Kotla Test pollution woes: BCCI’s poor scheduling puts players’ health at risk
BCCI was left red-faced after the second day’s play of the third Test between Indian cricket team and Sri Lanka cricket team was halted briefly as many Sri Lankan players felt the effects of the haze and smoke at Ferozeshah Kotlaindia vs sri lanka 2017 Updated: Dec 03, 2017 20:46 IST
Pollution levels in Delhi hit alarming levels in November for the second year in a row and threatened to disrupt all outdoor activities, leave alone sports. Yet, the Indian cricket board scheduled the Test against Sri Lanka in the Capital for early December. Surprisingly, the schedule was made only in October. (Kotla Test, Day 2 highlights)
On Sunday, top BCCI officials were left red-faced after the second day’s play was halted briefly during the post-lunch session as many Sri Lankan players felt the effects of the haze and smoke that blocked the sun altogether for a while. (Kotla Test, Day 2 scorecard)
At one point, it appeared the Sri Lanka camp was reluctant to continue playing, before India skipper Virat Kohli’s declaration salvaged the situation and allowed the Test to continue. The series that has been sharply criticised by Kohli for burdening the players could easily have been tweaked to allot the final Test to another venue.
Instead, it has exposed players from both sides to health issues. Health experts had warned against outdoor activities during last month, when the air pollution was acute and even threatened the Delhi Half Marathon on November 19. Conditions improved but have dipped again in the last few days.
Four Sri Lanka players reportedly vomitted, causing concern in the visitors’ dressing room. The ICC match referee, David Boon, consulted a doctor before Sri Lanka were persuaded to continue playing.
BCCI acting president, CK Khanna, though blamed the Sri Lankan team for making it an issue.
“A crowd of 18,000 people is there. Virat batted all along without a mask. All the spectators are there without wearing any mask. Most Indian cricketers and commentators are from places outside Delhi, but they are not wearing masks. I think Sri Lanka cricketers should focus on cricket,” he told Hindustan Times.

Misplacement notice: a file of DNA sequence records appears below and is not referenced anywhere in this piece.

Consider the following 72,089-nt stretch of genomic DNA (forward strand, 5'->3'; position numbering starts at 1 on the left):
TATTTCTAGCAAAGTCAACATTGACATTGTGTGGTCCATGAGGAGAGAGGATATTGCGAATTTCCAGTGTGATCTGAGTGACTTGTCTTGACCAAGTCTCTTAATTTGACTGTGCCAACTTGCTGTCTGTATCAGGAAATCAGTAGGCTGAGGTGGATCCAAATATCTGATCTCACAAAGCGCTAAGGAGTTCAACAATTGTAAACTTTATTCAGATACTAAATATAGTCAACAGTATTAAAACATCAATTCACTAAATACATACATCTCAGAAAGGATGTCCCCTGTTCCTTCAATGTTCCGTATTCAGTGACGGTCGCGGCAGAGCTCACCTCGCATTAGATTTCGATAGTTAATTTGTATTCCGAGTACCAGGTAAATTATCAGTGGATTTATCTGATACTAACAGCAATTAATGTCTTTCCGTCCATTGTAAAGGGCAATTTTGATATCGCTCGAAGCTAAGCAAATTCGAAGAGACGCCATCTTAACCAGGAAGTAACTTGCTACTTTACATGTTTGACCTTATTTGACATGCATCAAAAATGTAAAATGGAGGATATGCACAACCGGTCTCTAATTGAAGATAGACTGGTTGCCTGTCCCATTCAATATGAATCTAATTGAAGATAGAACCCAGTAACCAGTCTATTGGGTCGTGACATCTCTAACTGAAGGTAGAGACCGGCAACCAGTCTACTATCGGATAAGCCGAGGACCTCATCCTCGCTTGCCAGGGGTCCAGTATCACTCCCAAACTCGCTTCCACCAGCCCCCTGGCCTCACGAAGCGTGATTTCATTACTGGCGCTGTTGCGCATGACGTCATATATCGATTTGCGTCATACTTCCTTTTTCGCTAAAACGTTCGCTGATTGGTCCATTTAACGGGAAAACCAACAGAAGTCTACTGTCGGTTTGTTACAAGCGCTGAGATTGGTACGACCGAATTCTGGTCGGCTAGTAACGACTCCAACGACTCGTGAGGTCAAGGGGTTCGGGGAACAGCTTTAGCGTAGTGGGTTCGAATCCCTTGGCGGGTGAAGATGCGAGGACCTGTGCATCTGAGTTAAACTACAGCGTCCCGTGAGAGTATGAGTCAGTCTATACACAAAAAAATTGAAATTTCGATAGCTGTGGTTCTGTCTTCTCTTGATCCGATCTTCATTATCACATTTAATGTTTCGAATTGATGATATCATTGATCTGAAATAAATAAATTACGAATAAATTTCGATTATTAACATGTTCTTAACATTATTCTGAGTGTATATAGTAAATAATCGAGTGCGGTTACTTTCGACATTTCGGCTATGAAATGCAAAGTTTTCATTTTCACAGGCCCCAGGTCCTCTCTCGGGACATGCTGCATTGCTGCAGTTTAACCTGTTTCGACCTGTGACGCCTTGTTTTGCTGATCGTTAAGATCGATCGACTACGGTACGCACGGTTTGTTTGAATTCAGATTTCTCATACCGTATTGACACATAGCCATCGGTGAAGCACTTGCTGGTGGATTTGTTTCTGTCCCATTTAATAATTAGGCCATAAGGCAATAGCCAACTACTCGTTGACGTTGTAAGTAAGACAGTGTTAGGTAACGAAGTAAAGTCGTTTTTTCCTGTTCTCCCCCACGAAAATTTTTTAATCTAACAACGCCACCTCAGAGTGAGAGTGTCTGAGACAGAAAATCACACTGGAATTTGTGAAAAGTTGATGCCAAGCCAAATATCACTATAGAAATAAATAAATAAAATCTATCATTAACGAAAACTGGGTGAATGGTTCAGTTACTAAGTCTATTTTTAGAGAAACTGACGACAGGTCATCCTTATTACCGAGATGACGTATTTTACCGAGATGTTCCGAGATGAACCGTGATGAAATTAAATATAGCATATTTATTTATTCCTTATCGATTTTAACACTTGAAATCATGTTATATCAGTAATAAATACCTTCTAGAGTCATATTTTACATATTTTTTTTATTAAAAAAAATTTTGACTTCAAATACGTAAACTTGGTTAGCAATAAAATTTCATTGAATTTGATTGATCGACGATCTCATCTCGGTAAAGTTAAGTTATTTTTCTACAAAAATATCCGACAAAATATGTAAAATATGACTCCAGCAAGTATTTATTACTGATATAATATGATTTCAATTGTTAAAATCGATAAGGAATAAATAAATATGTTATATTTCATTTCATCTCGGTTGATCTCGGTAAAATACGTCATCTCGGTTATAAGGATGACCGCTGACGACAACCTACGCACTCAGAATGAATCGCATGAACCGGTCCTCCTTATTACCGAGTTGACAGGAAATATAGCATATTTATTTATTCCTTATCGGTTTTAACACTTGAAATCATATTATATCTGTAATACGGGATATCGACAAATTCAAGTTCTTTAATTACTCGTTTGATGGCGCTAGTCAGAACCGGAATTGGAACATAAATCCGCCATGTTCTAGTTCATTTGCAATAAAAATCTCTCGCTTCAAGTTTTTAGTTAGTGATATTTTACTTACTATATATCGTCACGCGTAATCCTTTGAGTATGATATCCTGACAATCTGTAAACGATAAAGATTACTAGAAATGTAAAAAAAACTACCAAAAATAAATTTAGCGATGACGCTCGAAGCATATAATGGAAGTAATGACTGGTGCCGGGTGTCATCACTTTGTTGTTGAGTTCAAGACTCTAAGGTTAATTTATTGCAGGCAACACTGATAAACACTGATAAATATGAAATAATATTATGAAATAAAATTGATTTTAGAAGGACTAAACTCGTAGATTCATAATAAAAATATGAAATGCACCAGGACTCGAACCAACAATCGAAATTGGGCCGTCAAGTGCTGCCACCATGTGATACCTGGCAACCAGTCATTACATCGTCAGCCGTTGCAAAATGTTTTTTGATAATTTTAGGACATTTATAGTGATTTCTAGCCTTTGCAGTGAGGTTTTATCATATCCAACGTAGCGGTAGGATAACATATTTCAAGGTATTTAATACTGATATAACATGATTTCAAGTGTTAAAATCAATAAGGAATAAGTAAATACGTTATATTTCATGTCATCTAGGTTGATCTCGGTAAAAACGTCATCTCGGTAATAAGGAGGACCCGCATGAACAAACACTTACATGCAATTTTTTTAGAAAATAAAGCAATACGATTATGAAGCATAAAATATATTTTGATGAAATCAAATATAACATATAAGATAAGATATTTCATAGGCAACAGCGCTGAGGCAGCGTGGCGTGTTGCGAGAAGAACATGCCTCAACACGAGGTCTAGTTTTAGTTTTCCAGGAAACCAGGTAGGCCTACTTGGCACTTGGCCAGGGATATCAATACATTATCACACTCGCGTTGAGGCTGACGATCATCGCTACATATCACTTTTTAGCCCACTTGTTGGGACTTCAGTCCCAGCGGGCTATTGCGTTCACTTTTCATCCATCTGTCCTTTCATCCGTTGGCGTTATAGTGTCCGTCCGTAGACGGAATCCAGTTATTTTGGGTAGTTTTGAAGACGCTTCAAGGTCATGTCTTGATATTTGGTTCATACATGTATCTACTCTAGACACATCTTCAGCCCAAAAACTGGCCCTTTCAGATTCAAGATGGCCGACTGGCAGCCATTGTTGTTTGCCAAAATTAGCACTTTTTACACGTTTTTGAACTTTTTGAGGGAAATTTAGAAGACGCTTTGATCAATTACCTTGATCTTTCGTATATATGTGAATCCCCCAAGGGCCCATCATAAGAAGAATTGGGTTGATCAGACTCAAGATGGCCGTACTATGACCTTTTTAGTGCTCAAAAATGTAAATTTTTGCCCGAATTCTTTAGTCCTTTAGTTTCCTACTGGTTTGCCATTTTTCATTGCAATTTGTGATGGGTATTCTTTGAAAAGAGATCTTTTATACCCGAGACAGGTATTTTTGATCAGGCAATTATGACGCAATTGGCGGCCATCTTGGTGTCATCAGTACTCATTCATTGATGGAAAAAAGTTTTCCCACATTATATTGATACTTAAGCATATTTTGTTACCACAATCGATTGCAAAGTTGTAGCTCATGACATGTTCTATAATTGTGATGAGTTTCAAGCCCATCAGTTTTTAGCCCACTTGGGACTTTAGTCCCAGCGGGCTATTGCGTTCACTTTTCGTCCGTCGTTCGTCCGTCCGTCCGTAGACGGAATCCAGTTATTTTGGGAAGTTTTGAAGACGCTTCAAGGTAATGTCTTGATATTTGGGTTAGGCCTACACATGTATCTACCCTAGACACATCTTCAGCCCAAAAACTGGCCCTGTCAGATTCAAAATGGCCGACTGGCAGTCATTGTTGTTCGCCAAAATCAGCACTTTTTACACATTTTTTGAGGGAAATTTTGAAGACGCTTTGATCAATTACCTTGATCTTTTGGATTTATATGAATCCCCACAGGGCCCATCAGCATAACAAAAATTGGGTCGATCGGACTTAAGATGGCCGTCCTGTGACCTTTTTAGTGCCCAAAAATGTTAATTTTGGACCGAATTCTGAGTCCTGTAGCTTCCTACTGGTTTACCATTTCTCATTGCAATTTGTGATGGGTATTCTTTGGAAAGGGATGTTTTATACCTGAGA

However, sports medicine specialist Dr Rajat Chauhan said, “It is not safe and not a good idea to host matches at this time. There should be no public events like cricket, golf and marathon. It is not just about 22 players but about the thousands who come to watch cricket. I think BCCI should ensure conditions are safe for play and schedule accordingly. There should have been no match in Delhi.”
Ranji matches affected
The BCCI could have learnt from the experience last year when two Ranji Trophy matches in November had to be abandoned without a ball bowled due to acute smog in the Capital. The ties between Hyderabad and Tripura and Bengal and Gujarat – the second match was scheduled at the Kotla – were cancelled.
“Our eyes were hurting the moment we’d go to the wicket. Medical advice was to not go out,” Vijay Patel, Gujarat coach, told Hindustan Times.
The Delhi Half-Marathon went ahead despite dire health warnings and after the organisers had watered the course to allow the dust to settle.
The alarm bells rang first when Sri Lanka pacer Lahiru Gamage pulled up clutching his chest, complaining he had problems breathing. Several Sri Lanka players were already wearing masks by then. At that time, around 12.30 pm, the AQI pollution readings at the nearby ITO junction indicated they were in the “very unhealthy” bracket.
Though play resumed and Sri Lanka removed R Ashwin and Virat Kohli, the second pacer, Suranga Lakmal also walked off not feeling well. Umpires Nigel Llong and Joel Wilson spoke to the captains. Later, Sri Lanka coach Nic Pothas as well as India’s Ravi Shastri walked into the field to talk to the umpires.
Two Sri Lanka support staff members had changed into whites and were ready to come in when Virat Kohli declared to help out.